Against the opposition of their four colleagues, five right-wing Supreme Court justices have now guaranteed that big corporations can spend unlimited funds on political advertising in any political election. In an opinion written by Justice Anthony Kennedy and joined by Chief Justice John Roberts and Justices Samuel Alito, Antonin Scalia, and Clarence Thomas, the Court overruled established precedents and declared dozens of national and state statutes unconstitutional, including the McCain-Feingold Act, which forbade corporate or union television advertising that endorses or opposes a particular candidate.
This appalling decision, in Citizens United v. Federal Election Commission, was quickly denounced by President Obama as “devastating”; he said that it “strikes at our democracy itself.” In his State of the Union speech of January 27, he said, “Last week, the Supreme Court reversed a century of law that I believe will open the floodgates for special interests—including foreign corporations—to spend without limit in our elections.” He is right: the decision will further weaken the quality and fairness of our politics.
The Court has given lobbyists, already much too powerful, a nuclear weapon. Some lawyers have predicted that corporations will not take full advantage of it: they will want to keep their money for their business. But that would still permit carefully targeted threats. What legislator tempted to vote for health care reform or Obama’s banking reorganization would be indifferent to the prospect that his reelection campaign could be swamped in a tsunami of expensive negative advertising? How many corporations fearful of environmental or product liability litigation would pass up the chance to tip the balance in a state judicial election?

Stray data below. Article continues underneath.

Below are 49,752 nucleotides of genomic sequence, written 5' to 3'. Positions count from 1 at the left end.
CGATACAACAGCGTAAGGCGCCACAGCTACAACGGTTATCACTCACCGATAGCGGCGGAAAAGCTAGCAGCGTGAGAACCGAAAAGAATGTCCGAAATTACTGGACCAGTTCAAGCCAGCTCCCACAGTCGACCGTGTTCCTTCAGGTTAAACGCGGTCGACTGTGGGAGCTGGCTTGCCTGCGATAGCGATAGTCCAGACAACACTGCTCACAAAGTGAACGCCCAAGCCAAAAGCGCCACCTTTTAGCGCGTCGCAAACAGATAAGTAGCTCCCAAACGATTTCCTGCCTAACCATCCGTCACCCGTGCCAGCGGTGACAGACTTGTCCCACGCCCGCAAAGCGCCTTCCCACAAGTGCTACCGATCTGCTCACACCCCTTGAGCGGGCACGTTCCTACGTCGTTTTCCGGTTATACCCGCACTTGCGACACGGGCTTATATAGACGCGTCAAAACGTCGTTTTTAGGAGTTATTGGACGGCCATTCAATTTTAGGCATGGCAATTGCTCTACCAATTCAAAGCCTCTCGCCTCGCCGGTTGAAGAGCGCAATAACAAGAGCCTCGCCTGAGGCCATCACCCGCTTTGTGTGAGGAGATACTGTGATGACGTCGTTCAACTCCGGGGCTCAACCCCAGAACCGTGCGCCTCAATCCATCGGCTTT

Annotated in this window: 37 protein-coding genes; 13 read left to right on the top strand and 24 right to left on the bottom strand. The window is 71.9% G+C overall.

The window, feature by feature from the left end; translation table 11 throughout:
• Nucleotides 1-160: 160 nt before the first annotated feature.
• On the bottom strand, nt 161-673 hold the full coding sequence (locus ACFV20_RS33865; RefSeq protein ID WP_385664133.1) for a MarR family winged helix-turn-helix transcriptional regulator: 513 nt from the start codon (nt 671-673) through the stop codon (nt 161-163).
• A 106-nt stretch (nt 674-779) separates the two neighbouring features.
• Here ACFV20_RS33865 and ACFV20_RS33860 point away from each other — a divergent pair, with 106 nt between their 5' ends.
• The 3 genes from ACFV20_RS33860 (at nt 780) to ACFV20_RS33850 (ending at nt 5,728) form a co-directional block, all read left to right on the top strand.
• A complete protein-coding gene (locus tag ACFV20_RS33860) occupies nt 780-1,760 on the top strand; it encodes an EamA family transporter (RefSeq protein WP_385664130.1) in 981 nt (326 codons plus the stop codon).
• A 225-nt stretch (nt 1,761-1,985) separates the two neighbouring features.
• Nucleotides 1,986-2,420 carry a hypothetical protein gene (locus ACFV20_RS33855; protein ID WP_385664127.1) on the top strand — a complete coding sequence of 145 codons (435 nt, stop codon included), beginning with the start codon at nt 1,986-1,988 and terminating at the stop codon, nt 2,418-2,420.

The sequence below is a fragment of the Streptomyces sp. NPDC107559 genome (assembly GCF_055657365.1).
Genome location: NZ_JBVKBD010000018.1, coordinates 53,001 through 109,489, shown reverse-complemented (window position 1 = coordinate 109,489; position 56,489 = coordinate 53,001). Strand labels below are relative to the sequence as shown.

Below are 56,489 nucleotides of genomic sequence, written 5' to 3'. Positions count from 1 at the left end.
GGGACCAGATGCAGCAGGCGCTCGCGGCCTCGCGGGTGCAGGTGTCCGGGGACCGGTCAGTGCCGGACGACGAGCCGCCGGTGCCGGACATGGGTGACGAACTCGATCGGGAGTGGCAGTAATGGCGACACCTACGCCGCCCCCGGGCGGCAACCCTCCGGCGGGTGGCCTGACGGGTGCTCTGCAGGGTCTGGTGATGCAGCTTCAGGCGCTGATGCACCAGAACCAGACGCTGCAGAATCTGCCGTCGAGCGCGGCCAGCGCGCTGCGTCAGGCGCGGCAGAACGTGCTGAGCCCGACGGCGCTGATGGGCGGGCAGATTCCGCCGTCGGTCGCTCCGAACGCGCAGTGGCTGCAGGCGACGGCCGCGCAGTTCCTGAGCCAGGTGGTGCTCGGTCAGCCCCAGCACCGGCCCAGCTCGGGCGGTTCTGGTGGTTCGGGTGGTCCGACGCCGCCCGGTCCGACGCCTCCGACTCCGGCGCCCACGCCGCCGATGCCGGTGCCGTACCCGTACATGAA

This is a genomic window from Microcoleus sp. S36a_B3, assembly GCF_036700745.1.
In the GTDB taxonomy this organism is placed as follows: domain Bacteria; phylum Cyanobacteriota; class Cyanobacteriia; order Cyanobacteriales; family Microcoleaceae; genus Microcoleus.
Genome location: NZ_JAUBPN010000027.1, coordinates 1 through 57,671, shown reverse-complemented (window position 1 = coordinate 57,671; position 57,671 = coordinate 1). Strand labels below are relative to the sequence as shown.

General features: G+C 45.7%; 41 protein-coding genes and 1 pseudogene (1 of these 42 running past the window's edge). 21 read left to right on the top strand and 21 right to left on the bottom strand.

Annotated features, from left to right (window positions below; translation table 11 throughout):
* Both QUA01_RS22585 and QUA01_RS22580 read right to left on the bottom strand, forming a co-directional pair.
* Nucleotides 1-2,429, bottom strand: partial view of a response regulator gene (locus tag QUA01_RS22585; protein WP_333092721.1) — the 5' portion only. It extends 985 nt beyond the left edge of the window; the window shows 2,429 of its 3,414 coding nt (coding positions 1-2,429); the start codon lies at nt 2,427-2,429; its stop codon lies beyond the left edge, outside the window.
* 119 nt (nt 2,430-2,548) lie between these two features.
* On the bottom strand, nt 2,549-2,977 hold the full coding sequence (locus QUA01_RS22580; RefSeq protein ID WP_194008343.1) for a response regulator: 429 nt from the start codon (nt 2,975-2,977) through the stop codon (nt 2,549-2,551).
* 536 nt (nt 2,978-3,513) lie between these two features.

On the most generous understanding the decision displays the five justices’ instinctive favoritism of corporate interests. But some commentators, including The New York Times, have suggested a darker interpretation. The five justices may have assumed that allowing corporations to spend freely against candidates would favor Republicans; perhaps they overruled long-established laws and precedents out of partisan zeal. If so, their decision would stand beside the Court’s 2000 decision in Bush v. Gore as an unprincipled political act with terrible consequences for the nation.
We should notice not just the bad consequences of the decision, however, but the poor quality of the arguments Justice Kennedy offered to defend it. The conservative justices savaged canons of judicial restraint they themselves have long praised. Chief Justice Roberts takes every opportunity to repeat what he said, under oath, in his Senate nomination hearings: that the Supreme Court should avoid declaring any statute unconstitutional unless it cannot decide the case before it in any other way. Now consider how shamelessly he and the other justices who voted with the majority ignored that constraint in their haste to declare the McCain-Feingold Act unconstitutional in time for the…
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